Meaning of Name:  Tīw’s name stems from Proto-Germanic *Tīwaz, which means ‘a god’ or ‘celestial being’.

Pronunciation: /tiːw/ The ‘ī’ is pronounced as the double ‘ee’ in ‘street’. ‘Tee-w’

Other names/ spelling variations: Teiws (Gothic), Ziu, Zīo, and Cyo (Old High German), Týr (Norse), Tīg, Tī, Tīr (Alternative Old English forms), Tius/Tio (Latin), Tii (Old Frisian), *Tiu (Old Saxon), *Tîu (Old Frankish).

Function: God of heroic glory, war, battle, the Thing/legal assembly, defense of the tribe, and law.  There is a distinction to be made for Tīw as representative of inspired, glorious warfare, opposed to Woden’s existential warfare.  As a God of the Thing, Tīw is seen as a deity of civilization and the tribal innangeard, and a stalwart protector of tribal cohesion, and represents the warriors which would act in defense of the tribe.This is supported by the later Norse iconography with Tyr’s dealings with Fenris, who represents the utangeard and the dangerous Other against which Tyr steels Himself and His folk.

Tīw serves an interesting function in the Germanic world, as He is equated with Mars (which would intimate an agrarian underlying function) but is descended etymologically from *Dyēus Pater, related to the divinity of Zeus and Jupiter.  So Tīw is a bridge between the overruling tribal sovereign and sky father-like figure, as well as a figure representative of more “grounded” and communal authority.

Iconography: A figure flanked by wolves on the Sutton Hoo purse lid is believed by some scholars to be a depiction of Tīw.  The ‘tīr’ rune is typically associated with Tīw, and has been found on weapons and ceremonial urns alike.  Weapons, shields, the formal accoutrements of war, and images of warriors would be appropriate icons for Him.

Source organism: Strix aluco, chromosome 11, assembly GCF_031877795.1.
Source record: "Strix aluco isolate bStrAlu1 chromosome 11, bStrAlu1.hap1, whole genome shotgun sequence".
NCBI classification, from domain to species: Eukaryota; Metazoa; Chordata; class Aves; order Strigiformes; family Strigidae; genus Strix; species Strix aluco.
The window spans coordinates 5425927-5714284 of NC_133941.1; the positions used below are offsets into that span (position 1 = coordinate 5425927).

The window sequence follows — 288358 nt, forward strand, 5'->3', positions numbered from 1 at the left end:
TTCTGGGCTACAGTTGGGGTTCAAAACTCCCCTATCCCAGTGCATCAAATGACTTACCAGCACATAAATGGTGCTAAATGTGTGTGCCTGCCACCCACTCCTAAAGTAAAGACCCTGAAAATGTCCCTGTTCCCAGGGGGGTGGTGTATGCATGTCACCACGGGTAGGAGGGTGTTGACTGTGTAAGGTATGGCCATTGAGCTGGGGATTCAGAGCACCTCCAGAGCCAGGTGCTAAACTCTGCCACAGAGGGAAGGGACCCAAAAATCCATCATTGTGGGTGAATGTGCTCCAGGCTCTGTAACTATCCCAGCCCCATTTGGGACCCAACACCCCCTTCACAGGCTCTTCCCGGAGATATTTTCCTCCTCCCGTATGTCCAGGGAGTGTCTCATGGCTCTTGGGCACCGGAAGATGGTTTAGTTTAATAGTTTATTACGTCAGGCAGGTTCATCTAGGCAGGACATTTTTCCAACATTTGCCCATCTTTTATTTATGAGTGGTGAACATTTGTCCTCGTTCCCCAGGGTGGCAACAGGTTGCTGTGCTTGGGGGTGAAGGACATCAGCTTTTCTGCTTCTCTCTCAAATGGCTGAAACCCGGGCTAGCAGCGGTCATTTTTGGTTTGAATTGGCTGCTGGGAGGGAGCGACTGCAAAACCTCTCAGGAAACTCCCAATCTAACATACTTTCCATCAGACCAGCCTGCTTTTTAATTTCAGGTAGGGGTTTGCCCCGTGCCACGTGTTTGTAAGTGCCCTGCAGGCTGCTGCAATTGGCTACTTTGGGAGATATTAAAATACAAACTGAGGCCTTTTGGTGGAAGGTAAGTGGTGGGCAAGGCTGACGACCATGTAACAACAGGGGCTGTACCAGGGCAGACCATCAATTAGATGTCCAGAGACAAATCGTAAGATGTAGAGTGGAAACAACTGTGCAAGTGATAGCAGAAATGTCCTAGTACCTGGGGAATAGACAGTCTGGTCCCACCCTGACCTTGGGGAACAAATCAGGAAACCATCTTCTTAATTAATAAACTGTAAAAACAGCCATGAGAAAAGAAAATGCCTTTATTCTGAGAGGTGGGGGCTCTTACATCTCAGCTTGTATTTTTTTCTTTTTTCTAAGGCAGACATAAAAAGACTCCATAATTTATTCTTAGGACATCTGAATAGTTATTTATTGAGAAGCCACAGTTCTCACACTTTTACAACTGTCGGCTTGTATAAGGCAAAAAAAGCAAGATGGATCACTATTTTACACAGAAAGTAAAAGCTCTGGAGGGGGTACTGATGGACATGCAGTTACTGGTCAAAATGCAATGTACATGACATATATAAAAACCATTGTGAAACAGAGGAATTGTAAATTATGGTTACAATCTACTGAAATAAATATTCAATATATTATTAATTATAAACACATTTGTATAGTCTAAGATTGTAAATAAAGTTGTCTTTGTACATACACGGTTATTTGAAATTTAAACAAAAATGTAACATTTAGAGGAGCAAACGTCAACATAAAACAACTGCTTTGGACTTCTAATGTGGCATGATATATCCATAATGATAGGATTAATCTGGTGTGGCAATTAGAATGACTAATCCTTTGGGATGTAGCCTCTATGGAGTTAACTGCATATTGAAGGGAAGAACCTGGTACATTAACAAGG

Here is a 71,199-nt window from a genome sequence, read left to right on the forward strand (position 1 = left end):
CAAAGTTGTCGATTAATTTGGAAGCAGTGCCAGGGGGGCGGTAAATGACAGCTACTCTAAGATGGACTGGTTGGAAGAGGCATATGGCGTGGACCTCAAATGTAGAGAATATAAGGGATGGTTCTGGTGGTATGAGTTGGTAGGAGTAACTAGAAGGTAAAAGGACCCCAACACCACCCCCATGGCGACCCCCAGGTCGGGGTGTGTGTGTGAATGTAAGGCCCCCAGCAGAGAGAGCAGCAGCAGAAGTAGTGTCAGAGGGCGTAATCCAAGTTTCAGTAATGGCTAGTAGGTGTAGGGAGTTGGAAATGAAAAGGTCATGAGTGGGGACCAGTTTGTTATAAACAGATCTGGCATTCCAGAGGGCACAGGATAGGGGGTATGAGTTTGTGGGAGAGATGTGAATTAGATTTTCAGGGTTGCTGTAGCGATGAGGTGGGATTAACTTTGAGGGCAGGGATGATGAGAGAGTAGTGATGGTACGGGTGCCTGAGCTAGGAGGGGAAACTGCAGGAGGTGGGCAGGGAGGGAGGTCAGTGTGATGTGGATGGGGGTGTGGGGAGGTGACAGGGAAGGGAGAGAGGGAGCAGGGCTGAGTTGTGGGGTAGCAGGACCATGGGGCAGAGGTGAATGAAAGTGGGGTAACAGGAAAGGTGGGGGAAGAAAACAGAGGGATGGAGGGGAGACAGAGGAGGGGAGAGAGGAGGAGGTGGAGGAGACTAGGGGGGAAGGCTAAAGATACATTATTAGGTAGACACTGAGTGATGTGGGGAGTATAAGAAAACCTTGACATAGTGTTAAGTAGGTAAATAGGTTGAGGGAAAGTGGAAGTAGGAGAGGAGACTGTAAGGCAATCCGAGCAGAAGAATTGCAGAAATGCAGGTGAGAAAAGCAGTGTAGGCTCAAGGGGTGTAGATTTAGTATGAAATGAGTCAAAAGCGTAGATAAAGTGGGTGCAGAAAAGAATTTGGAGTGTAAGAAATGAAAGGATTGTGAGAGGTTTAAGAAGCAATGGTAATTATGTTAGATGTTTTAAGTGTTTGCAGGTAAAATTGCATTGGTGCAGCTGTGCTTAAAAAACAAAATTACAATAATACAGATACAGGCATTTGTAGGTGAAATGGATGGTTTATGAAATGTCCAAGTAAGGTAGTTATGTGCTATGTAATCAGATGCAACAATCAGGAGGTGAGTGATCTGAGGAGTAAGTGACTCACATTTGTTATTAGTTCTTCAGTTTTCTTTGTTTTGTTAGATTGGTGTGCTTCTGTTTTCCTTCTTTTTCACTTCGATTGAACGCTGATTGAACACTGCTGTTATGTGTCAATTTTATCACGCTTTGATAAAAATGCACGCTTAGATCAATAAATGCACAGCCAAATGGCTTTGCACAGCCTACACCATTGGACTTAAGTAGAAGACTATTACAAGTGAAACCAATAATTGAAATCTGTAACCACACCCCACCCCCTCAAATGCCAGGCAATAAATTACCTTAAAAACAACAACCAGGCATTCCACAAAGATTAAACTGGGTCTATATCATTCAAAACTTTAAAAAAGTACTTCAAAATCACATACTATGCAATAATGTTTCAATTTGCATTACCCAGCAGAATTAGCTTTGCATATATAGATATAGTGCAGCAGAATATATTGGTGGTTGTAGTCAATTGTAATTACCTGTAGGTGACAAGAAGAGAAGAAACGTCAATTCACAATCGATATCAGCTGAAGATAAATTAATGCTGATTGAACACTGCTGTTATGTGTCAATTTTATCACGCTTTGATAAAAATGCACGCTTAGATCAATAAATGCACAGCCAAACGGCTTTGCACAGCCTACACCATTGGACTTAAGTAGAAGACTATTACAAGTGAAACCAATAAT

Attested Sources:  Tīw lends his name to our modern ‘Tuesday’ (OE: Tīwesdæg). The ‘Tīr’ rune poem bears his name, yet refers to a celestial body, which may be the result of Christian censorship or confusion on the part of the author. The inscription of ‘Mars Thincsus’ found near Hadrian’s Wall may be an early reference to Tīw.Tīw is associated with Mars in Tacitus’s Germania.

Tīw is one of the three primary deities which are afforded the most toponymic evidence in Anglo-Saxon England.  Place names like Tuesley, or *Tīwes lēah (Tīw’s clearing), identify several locations which were inspired by or sacred to the god.  

Interpretatio Romana: Mars (as Mars-Thinscus), Jupiter (from *Dyēus Pater), possibly Apollo.  The connection to Apollo is etymological that I (Marcus) have recently been toying with – the Armenian “ Տիր”, or “Tir” being related to Tīw, and glossed by latter Hellenics with Apollo.  This would provide additional roles for Tīw as a cultural and artistic deity, as well.

Contemporary Bīnaman: Dōmgeorn (Eager for Justice/ Virtuous), Sigebeorht (Triumphant), Folcriht (Lawful)